Difference Between Pho And Ramen

There’s nothing better than a hot cup of noodle soup when you’re feeling out of it.


Or maybe a big bowl of it when it’s extremely cold out. However, there’s no reason to crack open a boring chicken soup from a can to satisfy your craving. Pho and Ramen are two hearty, flavorful noodle soup bowls originating from Asia. These bowls will fill you up and hit your craving all in one slurp. Their flavorful broth, rich noodles, and range of toppings take your average chicken noodle soup to the next level. On the surface they look quite similar but they’re quite different than one may think.


Although pho and ramen can be confused for one another because of their similarities, they’re quite different. For starters, they each originate from a different country in Asia. Pho originates  from Vietnam and is considered to be its national dish. The dish came about during the late 1970s after the fall of Saigon. Ramen, on the other hand, was sought to be a Chinese soup brought to Japan in the nineteenth century where it flourished.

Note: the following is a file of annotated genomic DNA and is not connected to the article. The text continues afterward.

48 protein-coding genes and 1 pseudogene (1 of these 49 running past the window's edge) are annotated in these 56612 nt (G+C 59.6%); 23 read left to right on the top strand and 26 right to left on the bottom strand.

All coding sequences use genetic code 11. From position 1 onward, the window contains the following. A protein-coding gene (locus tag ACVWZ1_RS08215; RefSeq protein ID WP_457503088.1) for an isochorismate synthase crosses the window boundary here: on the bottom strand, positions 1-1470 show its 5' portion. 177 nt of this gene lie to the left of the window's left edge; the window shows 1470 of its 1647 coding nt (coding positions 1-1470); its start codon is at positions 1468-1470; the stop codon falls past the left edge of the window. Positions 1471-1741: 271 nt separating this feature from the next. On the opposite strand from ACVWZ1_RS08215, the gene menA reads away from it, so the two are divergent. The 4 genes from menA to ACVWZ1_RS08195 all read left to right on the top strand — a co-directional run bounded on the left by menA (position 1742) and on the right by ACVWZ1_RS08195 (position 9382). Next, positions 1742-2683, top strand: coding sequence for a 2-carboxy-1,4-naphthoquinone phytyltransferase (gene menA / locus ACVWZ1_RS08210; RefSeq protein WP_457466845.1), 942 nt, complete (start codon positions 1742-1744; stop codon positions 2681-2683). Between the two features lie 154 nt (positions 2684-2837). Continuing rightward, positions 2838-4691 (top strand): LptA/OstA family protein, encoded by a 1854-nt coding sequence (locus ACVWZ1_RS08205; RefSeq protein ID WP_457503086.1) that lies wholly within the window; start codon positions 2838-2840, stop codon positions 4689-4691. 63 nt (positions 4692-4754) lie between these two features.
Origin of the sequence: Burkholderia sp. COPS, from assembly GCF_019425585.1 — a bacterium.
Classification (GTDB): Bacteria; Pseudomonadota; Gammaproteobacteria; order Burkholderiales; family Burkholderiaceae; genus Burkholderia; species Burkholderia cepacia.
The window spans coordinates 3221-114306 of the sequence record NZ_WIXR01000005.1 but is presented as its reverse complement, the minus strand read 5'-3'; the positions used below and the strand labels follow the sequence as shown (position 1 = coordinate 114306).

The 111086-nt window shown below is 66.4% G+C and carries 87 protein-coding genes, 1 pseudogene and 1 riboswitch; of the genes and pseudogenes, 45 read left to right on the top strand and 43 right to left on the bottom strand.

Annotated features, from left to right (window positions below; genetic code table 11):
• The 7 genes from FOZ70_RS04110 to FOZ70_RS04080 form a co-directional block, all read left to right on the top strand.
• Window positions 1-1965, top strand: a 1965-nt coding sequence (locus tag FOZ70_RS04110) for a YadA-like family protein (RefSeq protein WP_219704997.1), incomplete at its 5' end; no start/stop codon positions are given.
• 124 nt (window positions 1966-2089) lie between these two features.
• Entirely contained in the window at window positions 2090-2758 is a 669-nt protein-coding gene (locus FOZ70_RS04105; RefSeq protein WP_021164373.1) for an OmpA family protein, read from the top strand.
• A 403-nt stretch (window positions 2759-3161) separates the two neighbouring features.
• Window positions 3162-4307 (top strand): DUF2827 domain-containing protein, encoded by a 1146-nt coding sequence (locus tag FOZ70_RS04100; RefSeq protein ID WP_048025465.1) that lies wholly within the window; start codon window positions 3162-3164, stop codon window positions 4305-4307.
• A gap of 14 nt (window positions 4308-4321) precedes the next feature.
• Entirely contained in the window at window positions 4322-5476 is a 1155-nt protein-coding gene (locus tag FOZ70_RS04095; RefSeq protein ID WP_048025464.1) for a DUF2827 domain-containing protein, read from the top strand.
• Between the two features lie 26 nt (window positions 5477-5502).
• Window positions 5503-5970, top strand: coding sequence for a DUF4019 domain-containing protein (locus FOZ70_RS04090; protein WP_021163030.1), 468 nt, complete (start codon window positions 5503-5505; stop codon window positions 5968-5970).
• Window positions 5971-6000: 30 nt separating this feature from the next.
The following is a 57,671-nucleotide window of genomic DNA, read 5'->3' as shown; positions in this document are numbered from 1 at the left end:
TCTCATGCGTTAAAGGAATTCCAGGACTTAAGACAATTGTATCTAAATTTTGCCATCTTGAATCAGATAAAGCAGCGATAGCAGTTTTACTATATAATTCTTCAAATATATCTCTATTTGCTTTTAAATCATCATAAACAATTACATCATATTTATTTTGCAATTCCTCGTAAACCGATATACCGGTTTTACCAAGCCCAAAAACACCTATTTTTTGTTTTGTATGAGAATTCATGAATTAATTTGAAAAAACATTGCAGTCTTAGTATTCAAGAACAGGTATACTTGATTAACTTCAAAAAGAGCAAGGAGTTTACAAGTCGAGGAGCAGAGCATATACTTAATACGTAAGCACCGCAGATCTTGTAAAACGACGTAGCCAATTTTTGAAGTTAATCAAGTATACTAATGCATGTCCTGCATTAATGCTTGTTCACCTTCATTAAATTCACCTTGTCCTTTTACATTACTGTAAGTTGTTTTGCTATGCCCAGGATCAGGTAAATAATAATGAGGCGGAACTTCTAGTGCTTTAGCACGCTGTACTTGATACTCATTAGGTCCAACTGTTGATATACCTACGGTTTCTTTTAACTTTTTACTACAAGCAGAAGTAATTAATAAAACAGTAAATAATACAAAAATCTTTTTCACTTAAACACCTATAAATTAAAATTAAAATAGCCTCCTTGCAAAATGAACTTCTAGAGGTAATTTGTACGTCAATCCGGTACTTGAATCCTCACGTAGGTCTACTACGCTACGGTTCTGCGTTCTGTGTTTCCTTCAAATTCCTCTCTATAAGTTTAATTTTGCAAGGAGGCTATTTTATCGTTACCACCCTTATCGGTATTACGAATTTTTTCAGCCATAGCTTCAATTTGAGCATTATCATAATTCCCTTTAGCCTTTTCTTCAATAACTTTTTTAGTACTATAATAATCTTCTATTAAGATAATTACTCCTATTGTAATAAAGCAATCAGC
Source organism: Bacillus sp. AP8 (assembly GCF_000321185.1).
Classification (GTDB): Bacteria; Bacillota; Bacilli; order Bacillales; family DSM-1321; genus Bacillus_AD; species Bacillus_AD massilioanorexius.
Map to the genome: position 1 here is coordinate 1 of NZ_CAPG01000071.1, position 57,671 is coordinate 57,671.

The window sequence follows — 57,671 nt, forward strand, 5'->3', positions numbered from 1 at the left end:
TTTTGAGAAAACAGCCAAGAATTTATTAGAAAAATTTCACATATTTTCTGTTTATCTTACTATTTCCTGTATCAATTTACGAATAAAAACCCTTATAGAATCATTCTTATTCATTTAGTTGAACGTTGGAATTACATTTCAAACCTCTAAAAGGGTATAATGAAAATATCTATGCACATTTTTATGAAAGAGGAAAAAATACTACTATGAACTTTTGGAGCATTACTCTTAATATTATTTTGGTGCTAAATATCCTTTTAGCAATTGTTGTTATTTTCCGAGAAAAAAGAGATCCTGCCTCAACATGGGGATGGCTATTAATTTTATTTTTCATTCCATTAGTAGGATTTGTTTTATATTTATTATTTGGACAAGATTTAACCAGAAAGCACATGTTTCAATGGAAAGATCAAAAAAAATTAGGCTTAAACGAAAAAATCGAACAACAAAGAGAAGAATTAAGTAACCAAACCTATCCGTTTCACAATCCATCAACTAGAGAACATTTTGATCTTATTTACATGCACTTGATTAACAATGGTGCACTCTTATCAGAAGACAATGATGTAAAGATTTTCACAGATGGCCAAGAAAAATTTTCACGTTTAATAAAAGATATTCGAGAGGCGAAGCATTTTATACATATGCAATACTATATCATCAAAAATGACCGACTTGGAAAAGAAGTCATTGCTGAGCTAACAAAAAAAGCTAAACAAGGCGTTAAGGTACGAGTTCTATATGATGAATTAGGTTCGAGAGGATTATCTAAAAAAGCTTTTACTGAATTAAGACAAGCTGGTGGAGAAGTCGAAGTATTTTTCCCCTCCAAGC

You may be craving ramen but what you really mean is pho, so how can you tell the difference next time you order it? Simple, its appearance. Ramen and pho are quite different in many aspects but the main is in their appearance. Ramen has a more picturesque aspect. One of the main things to differentiate the two is that ramen bowls include a soft boiled egg and narutomaki; which you might’ve seen while scrolling  through emojis. Narutomaki is the white and pink fish cake which mimics the texture of lobster meat or crab. Ramen also includes a sheet of nori, aka seaweed, which is absent from pho. Ramen uses noodles made of wheat which make them slightly heartier than pho’s usage of thin rice noodles.


Apart from what’s on the surface, pho broth and ramen broth are not the same. Pho is usually served in beef broth with loads of scallions, cilantro, and bean sprouts. Ramen broth, on the other hand, is more versatile. The most common broth is tonkotsu which is made out of pork bone. However, its versatility has allowed for an array of dishes to be made. Shoyu ramen is made from soy sauce, shio is a sea salt-based broth, and miso is evidently made using miso paste. Now you know.


Article credit: Spoon University

Photo credit: Keni Lin

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